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Cap Table Defined: What Is A Capitalization Table?

Posted by Early Growth

August 7, 2019    |     5-minute read (990 words)

In the early days of your startup, ownership is pretty easy to determine. For two co-founders, ownership can be as simple as, “I own 50%, you own 50%”. Even if you raise funding from friends and family, tracking ownership can usually be done in a spreadsheet. A cap table example can look something like this:

Shareholder Ownership
Cofounder #1 40%
Cofounder #2 40%
Uncle Bob 15%
Jacki, from college 5%

In financial terms, this is what’s called a capitalization table, or cap table for short. So, what is cap table? The official cap table definition is “a spreadsheet or table that shows the equity capitalization for a company”. Your very first cap table could very well just include a table listing the owners of the company, and their respective percentage stakes in the company.

By the time you start issuing options and/or get into later funding rounds, however, things get very complex very quickly. Before you know it you're having to track equity dilution, model exit scenarios, monitor compliance issues, and put together a waterfall analysis.

Wait. You mean you don’t know how to do all of that already, all while building a company from the ground up? We see a lot of founders get caught in the cap chart trap: “It was easy to keep up with this when I first started,” we hear. “It can’t be THAT complicated after a round of funding.”

Cap table management is critical from both sides of the table. Future investors will want to see what they're buying into beforehand, and you'll want to know the current equity position for you and your employees. There are horror stories of entrepreneurs walking away with nothing or in debt despite what appeared to be a lucrative exit scenario.

Now that you’ve seen a sample capitalization table and understand what one is, let’s take a look at how to make a cap table. In short, there are several important considerations to keep in mind while managing your financing with a startup cap table.

Caring is Sharing

Building a successful company means bringing in successful people to help you grow. Offering a stake or share in the business can help bring those people to (and keep them at) the table. That goes for investors as well as employees. Many early-stage founders of companies get hung up trying to hold on to a certain portion of the company; it’s important to keep the big picture in mind. Would you be willing to give up half of your equity for an opportunity to grow the business 5x? Your mileage may vary, of course, but try to always be thinking several steps ahead when it comes to the growth of your startup.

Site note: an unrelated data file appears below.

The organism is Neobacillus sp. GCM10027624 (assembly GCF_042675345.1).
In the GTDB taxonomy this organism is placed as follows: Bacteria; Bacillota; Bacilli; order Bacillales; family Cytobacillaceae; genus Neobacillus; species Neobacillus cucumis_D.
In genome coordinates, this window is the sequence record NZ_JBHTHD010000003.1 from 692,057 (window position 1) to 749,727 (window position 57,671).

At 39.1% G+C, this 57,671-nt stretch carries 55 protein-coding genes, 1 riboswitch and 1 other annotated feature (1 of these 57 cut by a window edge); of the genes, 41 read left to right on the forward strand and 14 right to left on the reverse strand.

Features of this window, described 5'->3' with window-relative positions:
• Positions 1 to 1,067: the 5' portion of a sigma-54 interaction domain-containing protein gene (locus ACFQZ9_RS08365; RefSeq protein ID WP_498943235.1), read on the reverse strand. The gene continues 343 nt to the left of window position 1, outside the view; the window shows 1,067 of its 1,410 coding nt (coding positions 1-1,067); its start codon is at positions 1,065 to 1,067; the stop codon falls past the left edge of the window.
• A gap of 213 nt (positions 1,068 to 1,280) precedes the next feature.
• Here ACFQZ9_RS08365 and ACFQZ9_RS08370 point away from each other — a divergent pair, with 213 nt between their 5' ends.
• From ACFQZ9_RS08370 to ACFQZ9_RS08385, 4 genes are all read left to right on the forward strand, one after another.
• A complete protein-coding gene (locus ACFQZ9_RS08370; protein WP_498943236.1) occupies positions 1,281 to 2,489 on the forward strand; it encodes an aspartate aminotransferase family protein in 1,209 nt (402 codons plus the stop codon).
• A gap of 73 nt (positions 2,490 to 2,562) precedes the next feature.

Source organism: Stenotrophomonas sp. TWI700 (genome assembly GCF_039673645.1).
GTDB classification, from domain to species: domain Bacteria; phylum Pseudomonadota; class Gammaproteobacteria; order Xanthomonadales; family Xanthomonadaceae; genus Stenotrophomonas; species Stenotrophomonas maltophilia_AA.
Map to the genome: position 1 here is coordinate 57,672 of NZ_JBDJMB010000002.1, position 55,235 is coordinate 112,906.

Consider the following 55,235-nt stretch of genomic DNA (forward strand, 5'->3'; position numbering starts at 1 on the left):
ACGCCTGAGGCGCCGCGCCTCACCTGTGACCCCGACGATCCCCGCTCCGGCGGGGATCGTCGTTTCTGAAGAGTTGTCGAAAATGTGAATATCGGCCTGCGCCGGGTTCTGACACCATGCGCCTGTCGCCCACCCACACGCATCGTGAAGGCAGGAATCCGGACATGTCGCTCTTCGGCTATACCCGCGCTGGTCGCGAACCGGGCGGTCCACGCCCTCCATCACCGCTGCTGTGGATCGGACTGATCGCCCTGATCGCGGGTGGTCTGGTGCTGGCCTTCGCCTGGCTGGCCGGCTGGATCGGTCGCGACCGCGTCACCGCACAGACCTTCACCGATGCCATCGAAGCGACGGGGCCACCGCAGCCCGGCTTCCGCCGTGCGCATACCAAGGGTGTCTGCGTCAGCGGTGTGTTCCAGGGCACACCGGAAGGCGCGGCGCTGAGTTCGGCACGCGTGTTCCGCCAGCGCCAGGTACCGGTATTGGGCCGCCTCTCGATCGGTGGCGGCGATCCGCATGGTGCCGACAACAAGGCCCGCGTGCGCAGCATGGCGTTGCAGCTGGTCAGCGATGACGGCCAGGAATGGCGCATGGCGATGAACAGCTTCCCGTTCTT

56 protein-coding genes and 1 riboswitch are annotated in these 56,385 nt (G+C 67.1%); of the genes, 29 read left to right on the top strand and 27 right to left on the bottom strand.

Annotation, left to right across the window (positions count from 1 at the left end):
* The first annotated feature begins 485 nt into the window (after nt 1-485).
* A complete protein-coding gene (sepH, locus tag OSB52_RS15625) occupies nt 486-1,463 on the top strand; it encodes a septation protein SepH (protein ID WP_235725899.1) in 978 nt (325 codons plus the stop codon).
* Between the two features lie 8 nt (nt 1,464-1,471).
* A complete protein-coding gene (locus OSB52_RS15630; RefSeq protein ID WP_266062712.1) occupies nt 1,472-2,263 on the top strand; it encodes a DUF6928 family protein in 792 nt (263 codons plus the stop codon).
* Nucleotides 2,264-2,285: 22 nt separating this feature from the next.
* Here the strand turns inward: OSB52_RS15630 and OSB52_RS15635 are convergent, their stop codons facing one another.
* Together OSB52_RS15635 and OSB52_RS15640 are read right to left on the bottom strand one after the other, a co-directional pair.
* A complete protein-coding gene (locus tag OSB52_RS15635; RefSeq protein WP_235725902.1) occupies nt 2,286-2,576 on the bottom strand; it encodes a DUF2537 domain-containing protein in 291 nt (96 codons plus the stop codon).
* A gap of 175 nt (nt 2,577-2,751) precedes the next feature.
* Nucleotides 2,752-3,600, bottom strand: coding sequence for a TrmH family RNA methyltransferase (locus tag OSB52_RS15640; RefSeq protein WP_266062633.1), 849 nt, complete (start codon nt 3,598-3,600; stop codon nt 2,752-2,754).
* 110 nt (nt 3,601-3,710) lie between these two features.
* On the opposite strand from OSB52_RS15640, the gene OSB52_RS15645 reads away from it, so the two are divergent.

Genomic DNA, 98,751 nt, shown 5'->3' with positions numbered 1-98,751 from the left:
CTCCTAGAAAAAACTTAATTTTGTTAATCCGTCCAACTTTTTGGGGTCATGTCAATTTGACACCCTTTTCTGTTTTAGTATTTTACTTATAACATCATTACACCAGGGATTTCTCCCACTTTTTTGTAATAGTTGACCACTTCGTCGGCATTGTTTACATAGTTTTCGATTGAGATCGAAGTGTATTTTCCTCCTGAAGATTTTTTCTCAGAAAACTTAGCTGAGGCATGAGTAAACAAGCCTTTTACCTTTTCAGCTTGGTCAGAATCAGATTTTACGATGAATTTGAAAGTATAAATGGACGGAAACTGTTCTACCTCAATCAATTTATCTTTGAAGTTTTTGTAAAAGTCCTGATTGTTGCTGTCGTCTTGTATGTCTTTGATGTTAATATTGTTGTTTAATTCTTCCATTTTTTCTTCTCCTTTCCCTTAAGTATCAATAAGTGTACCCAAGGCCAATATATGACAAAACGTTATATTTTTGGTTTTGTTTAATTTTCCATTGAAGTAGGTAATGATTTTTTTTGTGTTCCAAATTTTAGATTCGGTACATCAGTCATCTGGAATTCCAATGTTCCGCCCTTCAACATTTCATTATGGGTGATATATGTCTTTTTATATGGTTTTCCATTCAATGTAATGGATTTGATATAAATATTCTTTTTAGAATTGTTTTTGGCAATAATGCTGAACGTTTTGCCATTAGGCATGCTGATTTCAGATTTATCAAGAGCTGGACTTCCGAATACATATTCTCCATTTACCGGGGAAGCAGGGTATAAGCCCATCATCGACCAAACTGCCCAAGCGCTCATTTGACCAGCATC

Keep up with Record Keeping

Handshake deals aren’t going to cut it when it comes to equity in a business. Make sure every single transaction is documented in your cap table and a corresponding agreement. Do you want an investment raising round delayed, a large legal bill, or irritated employees as a result of an incorrect cap table? When you create a process for tracking capital, it’s much easier to plan for Series A, B, and C Funding.

Each transaction needs to be specifically and accurately documented. That means new issuances. Secondary transactions. Interest or dividend accruals. Option grants. Even your board minutes. Anything that is sent to your shareholders needs to be documented, and all involved parties need to agree on the same set of information at all times.

Ownership Percentage: I Don't Think it Means What You Think it Means

For you business school grads, terms like “preferred stock”, “liquidation preferences” and “participation rights” may already be familiar to you. As more investment rounds pass, investors can and will ask for certain concessions in exchange for their money. The preferred stock allows the holding investor a benefit over common stockholders such as you and your employees. This really comes into play when talking about equity. Once the preferred stock is in the game, your ownership percentage doesn’t necessarily equal the percentage cash you will get out of an exit. All of your cap table calculations will need to account for all preferred stock, including preferences, in order to keep the data correct.

Don't Forget the Tax Man

You made it this far into the article, and we didn’t mention taxes one time! It was just too good to be true. Each and every move you make with your capitalization table has the potential to impact your taxes . Of course, it does. The good news is that with proper management, you can optimize for a favorable tax situation. The bad news is that mistakes or missing transactions in your cap table can really cost you when it comes time to clean up the mess or satisfy due-diligence.

There is a lot to keep up with: 409a valuations, incentive stock option (ISO) regulations, 83(b) elections and much, much more.

Managing Your Cap Table

So that all sounds…complicated. Time-consuming. And here you are, with nothing but your wits and a spreadsheet.
There are plenty of moving pieces here and having an accounting pro who understands all the angles is crucial for startups growth. With the right solution in place, you can easily:

  • Model out different exit scenarios
  • Run a waterfall analysis for investors
  • Address compliance needs
  • Provide accurate and up to date equity data for any shareholder at any time

An improperly managed cap table can pose a significant risk for your company. EGFS can help ensure your cap table is an asset rather than a liability.
Feel free to contact us today to better understand your cap table and learn how to manage it.

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